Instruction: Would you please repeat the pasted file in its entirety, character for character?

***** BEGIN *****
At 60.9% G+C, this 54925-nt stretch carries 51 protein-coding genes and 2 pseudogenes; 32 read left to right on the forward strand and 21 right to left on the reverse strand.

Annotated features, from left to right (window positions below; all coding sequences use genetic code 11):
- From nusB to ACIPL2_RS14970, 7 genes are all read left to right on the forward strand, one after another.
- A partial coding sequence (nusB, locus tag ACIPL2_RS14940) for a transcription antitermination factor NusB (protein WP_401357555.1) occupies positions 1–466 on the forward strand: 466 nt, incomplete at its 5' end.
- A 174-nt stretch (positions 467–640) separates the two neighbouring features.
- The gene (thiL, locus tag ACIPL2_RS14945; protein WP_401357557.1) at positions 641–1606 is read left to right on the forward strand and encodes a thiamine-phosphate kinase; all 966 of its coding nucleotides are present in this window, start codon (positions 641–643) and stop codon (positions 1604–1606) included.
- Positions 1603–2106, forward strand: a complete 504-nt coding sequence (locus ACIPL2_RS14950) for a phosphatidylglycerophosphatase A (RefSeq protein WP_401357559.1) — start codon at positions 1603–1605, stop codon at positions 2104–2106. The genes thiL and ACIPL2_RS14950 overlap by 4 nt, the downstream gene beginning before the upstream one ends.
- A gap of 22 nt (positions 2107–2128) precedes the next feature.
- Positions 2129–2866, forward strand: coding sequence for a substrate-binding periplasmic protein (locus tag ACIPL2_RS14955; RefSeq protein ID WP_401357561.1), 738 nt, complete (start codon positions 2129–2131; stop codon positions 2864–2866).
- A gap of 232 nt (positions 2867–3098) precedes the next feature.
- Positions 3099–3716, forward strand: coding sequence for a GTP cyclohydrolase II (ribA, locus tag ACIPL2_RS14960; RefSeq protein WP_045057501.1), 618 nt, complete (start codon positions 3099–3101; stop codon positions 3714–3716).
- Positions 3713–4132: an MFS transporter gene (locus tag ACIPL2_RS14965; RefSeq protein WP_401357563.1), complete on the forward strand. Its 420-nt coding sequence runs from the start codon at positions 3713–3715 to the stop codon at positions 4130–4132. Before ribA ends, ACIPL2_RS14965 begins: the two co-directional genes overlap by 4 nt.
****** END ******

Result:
At 60.9% G+C, this 54925-nt stretch carries 51 protein-coding genes and 2 pseudogenes; 32 read left to right on the forward strand and 21 right to left on the reverse strand.

Annotated features, from left to right (window positions below; all coding sequences use genetic code 11):
- From nusB to ACIPL2_RS14970, 7 genes are all read left to right on the forward strand, one after another.
- A partial coding sequence (nusB, locus tag ACIPL2_RS14940) for a transcription antitermination factor NusB (protein WP_401357555.1) occupies positions 1–466 on the forward strand: 466 nt, incomplete at its 5' end.
- A 174-nt stretch (positions 467–640) separates the two neighbouring features.
- The gene (thiL, locus tag ACIPL2_RS14945; protein WP_401357557.1) at positions 641–1606 is read left to right on the forward strand and encodes a thiamine-phosphate kinase; all 966 of its coding nucleotides are present in this window, start codon (positions 641–643) and stop codon (positions 1604–1606) included.
- Positions 1603–2106, forward strand: a complete 504-nt coding sequence (locus ACIPL2_RS14950) for a phosphatidylglycerophosphatase A (RefSeq protein WP_401357559.1) — start codon at positions 1603–1605, stop codon at positions 2104–2106. The genes thiL and ACIPL2_RS14950 overlap by 4 nt, the downstream gene beginning before the upstream one ends.
- A gap of 22 nt (positions 2107–2128) precedes the next feature.
- Positions 2129–2866, forward strand: coding sequence for a substrate-binding periplasmic protein (locus tag ACIPL2_RS14955; RefSeq protein ID WP_401357561.1), 738 nt, complete (start codon positions 2129–2131; stop codon positions 2864–2866).
- A gap of 232 nt (positions 2867–3098) precedes the next feature.
- Positions 3099–3716, forward strand: coding sequence for a GTP cyclohydrolase II (ribA, locus tag ACIPL2_RS14960; RefSeq protein WP_045057501.1), 618 nt, complete (start codon positions 3099–3101; stop codon positions 3714–3716).
- Positions 3713–4132: an MFS transporter gene (locus tag ACIPL2_RS14965; RefSeq protein WP_401357563.1), complete on the forward strand. Its 420-nt coding sequence runs from the start codon at positions 3713–3715 to the stop codon at positions 4130–4132. Before ribA ends, ACIPL2_RS14965 begins: the two co-directional genes overlap by 4 nt.